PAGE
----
They take the future seriously. They try to understand and track forces for change in their environment. They make sure the assumptions upon which strategy are based leverage the best knowledge available, and are subjected to reality checks as the world evolves in unexpected ways. Their strategies are tested against alternate, plausible futures, which minimizes surprise and helps prepare for change, both positive and negative. They are conscious of risk, but not immobilized by it, understanding that any strategy comes with downsides, and that these can be mitigated by making risk explicit and planning actions if risks materialize. Successful organizations find the right balance between knowledge and imagination. They know how to think about uncertainty, how to organize themselves to reduce surprise and manage risk. Because they see the world more clearly than others they turn uncertainty to strategic advantage.
So how exactly does CGA prepare students to excel in this world of surprise and uncertainty?
Thinking about the future permeates the MS in Global Affairs. I oversee a concentration (one of eight) called International Relations/Global Futures, which is devoted to teaching the substance and process of future international developments. My book Pivotal Countries, Alternate Futures, recently published by Oxford, synthesizes many years of teaching and consulting on the future. I also supervise an ongoing research project for the UN, involving five students per semester, on countering emerging terrorist threats. Many other professors who teach in the program also are focused on the future. Regina Joseph teaches strategic foresight and the uses of big data, conducts forecasting tournaments and policy hackathons; Mary Beth Altier leads our Transnational Security concentration, which focuses on emerging global threats; and Jennifer Trahan who heads our International Law and Human Rights concentration, ran a global conference at CGA this past semester on the future of global justice. These are just a few examples of how coping with uncertainty and surprise is woven into CGA’s curriculum and public events.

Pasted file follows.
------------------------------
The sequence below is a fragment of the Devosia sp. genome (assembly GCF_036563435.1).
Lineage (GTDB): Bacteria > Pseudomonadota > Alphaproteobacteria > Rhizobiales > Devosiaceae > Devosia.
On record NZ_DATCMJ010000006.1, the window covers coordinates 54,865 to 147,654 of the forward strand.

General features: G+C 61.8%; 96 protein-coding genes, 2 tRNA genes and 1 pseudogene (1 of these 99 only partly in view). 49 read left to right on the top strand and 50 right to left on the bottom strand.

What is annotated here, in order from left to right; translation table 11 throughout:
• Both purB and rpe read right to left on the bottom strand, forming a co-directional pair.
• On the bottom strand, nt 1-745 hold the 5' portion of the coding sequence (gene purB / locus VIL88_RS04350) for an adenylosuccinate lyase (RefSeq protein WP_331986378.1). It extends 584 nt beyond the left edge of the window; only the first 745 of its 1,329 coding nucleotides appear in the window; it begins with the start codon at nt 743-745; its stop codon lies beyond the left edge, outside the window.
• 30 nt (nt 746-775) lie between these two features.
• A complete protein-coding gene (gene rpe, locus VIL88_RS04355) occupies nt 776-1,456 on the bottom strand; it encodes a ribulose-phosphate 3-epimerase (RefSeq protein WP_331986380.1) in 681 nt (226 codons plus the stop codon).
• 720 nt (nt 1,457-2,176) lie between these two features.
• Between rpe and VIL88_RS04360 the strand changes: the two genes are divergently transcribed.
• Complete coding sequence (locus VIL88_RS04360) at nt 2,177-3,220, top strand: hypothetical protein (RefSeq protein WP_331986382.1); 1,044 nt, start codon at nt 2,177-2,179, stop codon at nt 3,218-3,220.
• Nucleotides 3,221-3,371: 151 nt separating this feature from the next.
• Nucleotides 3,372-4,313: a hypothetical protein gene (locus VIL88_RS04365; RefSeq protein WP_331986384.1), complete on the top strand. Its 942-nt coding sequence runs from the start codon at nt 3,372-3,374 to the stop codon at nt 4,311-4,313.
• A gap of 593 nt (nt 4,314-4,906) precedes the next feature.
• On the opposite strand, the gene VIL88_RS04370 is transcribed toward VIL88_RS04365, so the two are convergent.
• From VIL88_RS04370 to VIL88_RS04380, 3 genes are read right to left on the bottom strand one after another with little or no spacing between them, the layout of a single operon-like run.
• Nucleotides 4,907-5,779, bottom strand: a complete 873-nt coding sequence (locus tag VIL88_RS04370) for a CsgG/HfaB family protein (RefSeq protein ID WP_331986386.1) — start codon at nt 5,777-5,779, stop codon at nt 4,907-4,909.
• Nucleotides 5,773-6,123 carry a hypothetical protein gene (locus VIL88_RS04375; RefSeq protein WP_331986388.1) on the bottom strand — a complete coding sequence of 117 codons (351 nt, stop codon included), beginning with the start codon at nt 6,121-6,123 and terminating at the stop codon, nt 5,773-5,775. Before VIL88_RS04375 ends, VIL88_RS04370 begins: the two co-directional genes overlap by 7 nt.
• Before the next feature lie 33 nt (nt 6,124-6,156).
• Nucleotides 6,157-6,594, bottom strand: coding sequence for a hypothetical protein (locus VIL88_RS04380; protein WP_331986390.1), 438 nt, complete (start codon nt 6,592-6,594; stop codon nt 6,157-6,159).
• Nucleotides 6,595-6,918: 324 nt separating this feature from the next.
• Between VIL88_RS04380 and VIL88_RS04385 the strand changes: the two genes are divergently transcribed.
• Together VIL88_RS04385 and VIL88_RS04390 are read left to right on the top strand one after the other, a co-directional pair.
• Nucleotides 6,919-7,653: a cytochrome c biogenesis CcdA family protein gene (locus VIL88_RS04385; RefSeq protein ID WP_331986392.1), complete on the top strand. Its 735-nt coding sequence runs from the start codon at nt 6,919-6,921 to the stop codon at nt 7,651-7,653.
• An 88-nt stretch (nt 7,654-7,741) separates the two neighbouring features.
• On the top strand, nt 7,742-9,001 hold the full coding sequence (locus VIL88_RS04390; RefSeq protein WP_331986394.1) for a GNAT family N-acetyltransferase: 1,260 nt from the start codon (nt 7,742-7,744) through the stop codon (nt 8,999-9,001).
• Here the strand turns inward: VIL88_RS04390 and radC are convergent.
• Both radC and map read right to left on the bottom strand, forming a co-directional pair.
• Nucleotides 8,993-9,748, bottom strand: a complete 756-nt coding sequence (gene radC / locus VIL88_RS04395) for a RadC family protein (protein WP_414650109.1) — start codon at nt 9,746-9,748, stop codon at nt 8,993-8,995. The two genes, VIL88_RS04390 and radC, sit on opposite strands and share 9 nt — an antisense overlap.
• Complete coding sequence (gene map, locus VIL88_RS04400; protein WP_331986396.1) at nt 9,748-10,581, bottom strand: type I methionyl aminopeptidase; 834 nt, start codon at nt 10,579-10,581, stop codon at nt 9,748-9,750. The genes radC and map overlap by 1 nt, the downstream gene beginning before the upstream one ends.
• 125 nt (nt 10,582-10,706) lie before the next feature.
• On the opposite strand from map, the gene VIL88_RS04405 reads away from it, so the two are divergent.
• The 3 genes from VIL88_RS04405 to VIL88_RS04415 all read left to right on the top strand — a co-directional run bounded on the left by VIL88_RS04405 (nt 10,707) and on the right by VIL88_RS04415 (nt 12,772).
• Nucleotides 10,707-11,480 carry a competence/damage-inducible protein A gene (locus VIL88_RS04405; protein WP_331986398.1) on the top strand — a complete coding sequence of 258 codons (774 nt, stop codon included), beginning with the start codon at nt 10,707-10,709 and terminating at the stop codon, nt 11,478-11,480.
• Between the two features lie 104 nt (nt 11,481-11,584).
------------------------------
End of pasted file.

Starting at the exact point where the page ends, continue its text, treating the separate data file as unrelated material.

You lead the MS in Global Affairs concentration in Transnational Security. What does this concentration cover, and to what careers does it lead?
The concentration in Transnational Security runs the gamut from conventional interstate threats to sub-state threats including civil war, terrorism, insurgency, and organized crime, in addition to environmental threats including climate change; infectious disease; and food, water, and energy security. Students grapple with the implications of the Iranian nuclear agreement, Russia’s actions in Ukraine, the rise of ISIS, the refugee crisis, a proliferation of failed states, intelligence reform, drug and human trafficking, homegrown radicalization, and post-conflict reconstruction. We discuss how technology and globalization alter the conduct of war and challenge norms from cyber to nonlinear warfare, to unmanned weapons, and terrorists’ use of social media, encryption, and the Dark Web.
Employers find our students possess not only the academic knowledge and analytic skills necessary to excel, but also the practical experience and connections in their field. Graduates work as intelligence analysts or officers in the military or at US government agencies (or in similar organizations in their home countries). Our alumni are employed as intelligence or political risk analysts in the private sector at organizations such as Kroll, RANE, Morgan Stanley, and AIG. Others are on the front lines of counterterrorism, monitoring and analyzing terrorist behavior on the Internet and Dark Web for companies such as Dataminir and Flashpoint. Many put their skills to use as research analysts for think tanks, NGOs, or the UN.
Many students in the MS in Global Affairs have served in the military or will return to service after graduation. How is their perspective integrated into the Transnational Security concentration?
At the NYUSPS Center for Global Affairs, I have encountered students from all branches of the military. These students have helped direct counterterrorism drone strikes in the Horn of Africa, have served on the front lines in Iraq, and have taken part in counter-insurgency operations and reconstruction in Afghanistan. The military’s perspective permeates much of the Transnational Security concentration and the presence of current or former members of the military in the classroom provides operational and strategic insight in our classroom discussions. At the same time, I find service members are enthusiastic about the opportunity to step back and critically examine larger international security and foreign policy issues apart from day-to-day operational security issues or other tasks.